SportConsilium’s raison d’etre is to implement the Declaration “sport: spirit of humanity” and to serve as a tool for reflection on the interactions between sport and religion or philosophies of life. By endeavouring to offer responses to the questions of the actors on the ground, it informs and supports them and seeks to contribute to the enhancement of unity in the practice of sport.

All requests for advice must be submitted by a sports federation based on Belgian soil and recognized by decree or by the COIB, the BPC, the AISF or the VSF, or by an athlete affiliated to one of these federations.

After an initial meeting held in October 2016 at the Parliament of the Wallonia-Brussels Federation, the world of sport, the religions recognised in Belgium and the secular movement co-signed the Declaration “sport: spirit of humanity” in March 2017 at the Belgian Senate.

Following on from the international conference held in Brussels in November 2018 at the Committee of the Regions, all of the cosignatories are today undertaking to bring this Declaration to life by becoming actively involved within its Monitoring Committee, named SportConsilium.

On October 6, 2020, 4 years to the day after the first meeting, SportConsilium was officially installed in the presence of its members, the co-signatory institutions of the Declaration. As a tool to help reflection on the interactions between sport and religion or philosophy of life, the SportConsilium will try to provide answers to the questions of the actors in the field, informing them, supporting them and helping them to contribute to the improvement of conviviality in the practice of sport.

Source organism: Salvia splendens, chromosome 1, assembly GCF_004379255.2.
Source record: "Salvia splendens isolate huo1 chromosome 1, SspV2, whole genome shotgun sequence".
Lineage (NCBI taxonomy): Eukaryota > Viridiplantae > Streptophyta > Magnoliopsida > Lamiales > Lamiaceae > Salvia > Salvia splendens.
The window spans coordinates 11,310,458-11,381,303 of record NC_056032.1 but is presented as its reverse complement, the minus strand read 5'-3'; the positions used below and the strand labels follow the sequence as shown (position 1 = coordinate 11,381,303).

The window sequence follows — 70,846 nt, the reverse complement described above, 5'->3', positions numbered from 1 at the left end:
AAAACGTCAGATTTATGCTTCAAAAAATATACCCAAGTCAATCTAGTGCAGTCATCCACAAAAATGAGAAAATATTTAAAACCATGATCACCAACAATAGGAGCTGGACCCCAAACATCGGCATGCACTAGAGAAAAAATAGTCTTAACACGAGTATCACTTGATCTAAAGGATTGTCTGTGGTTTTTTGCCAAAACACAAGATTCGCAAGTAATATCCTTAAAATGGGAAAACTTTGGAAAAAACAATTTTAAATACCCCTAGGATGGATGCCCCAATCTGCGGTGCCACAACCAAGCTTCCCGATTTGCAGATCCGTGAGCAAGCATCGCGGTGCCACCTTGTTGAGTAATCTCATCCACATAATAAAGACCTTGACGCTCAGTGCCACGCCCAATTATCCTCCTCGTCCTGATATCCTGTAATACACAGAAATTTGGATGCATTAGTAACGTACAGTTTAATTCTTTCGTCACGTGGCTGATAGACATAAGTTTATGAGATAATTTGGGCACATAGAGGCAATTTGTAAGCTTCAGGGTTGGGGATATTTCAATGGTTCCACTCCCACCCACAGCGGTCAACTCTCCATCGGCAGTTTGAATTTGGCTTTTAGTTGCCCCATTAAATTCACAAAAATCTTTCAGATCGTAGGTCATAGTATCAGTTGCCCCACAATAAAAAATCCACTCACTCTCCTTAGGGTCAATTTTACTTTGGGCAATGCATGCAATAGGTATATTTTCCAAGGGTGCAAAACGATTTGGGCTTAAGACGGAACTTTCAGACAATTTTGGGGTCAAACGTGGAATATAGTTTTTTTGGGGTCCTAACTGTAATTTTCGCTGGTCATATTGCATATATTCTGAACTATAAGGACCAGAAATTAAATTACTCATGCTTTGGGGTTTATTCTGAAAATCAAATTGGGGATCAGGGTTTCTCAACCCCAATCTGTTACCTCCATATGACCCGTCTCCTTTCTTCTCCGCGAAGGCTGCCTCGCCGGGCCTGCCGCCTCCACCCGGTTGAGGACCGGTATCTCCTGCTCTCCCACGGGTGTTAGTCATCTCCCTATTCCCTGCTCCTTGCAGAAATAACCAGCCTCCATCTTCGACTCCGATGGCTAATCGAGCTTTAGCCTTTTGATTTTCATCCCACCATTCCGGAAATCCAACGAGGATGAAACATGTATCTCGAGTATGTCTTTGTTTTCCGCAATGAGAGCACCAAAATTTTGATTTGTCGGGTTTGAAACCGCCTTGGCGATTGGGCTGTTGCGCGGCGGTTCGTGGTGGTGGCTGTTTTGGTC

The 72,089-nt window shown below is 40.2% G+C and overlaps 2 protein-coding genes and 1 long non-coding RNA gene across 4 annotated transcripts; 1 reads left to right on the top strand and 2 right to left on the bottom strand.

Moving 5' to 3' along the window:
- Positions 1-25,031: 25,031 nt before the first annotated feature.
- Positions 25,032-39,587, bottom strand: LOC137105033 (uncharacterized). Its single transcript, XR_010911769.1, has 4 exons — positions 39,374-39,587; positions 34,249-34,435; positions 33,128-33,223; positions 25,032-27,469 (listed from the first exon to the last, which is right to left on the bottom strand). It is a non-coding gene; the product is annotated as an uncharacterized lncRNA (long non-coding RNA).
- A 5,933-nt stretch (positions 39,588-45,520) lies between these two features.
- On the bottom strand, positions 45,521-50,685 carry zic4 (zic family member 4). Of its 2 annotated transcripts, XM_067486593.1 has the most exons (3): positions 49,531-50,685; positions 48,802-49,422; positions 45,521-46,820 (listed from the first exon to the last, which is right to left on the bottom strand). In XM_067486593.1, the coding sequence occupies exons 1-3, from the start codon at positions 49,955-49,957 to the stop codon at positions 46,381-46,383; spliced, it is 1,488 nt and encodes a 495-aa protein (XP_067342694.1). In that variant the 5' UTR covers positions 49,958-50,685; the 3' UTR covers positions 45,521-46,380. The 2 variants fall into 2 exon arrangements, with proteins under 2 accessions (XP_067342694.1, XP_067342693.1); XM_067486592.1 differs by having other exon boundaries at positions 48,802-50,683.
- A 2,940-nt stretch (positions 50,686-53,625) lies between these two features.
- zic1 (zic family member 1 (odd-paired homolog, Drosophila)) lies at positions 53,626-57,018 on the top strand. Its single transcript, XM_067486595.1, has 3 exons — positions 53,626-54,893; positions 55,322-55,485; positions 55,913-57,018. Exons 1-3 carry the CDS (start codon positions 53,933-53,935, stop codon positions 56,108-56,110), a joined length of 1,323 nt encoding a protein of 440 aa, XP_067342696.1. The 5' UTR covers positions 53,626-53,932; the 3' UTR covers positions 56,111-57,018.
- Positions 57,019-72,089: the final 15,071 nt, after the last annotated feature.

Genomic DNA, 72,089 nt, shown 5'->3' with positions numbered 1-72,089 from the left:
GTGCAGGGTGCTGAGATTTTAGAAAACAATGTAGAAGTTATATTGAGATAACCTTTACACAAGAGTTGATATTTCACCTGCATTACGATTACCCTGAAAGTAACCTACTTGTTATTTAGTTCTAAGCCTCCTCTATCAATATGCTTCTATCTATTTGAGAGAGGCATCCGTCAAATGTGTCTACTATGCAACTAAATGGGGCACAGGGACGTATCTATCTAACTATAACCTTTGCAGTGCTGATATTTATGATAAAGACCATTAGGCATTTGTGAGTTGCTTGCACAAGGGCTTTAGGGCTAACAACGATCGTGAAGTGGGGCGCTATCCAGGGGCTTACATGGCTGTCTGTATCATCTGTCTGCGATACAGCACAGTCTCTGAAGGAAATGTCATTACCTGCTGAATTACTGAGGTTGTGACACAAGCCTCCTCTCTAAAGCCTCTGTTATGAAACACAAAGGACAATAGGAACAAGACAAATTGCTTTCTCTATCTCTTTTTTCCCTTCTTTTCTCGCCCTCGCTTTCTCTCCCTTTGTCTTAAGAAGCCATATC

The world of sport, the religions recognised in Belgium and the secular movement hereby declare their commitment to the spirit of unity and of mutual respect in the practice of sport.


That sport makes a considerable contribution to a certain “spirit of humanity”.

As often stated by Ban Ki-Moon in his capacity as the eighth Secretary-General of the United Nations, sport is a unique vehicle for effectively aiding the achievement of peace in the world, transcending any differences based on religion or politics.

Nelson Mandela showed that he was also of the same opinion when he said: “sport has the power to change the world”.

Sports fields are very much life spaces where different beliefs and religions rub shoulders every day and it is the duty of all of us to do our utmost to ensure that these fields remain places where individuals meet, interact and “live sport”. There is no need to burden sport with a religious or philosophical dimension, as its practice and competitions already embody all facets of humanity: sport and religion (all religions included) can come together and form a whole only through learning and respect for shared values.

This is why the clubs, sporting structures and sports venues must remain open to all, regardless of their social, ethnic or religious origins. In this way, ephemeral teams and alliances can form in a moment, spontaneously and without planning, around a ball or a high bar, during a jog or a few lengths of a pool. This is sport as it must remain: champion of cohesion, gold medal-winner in diversity.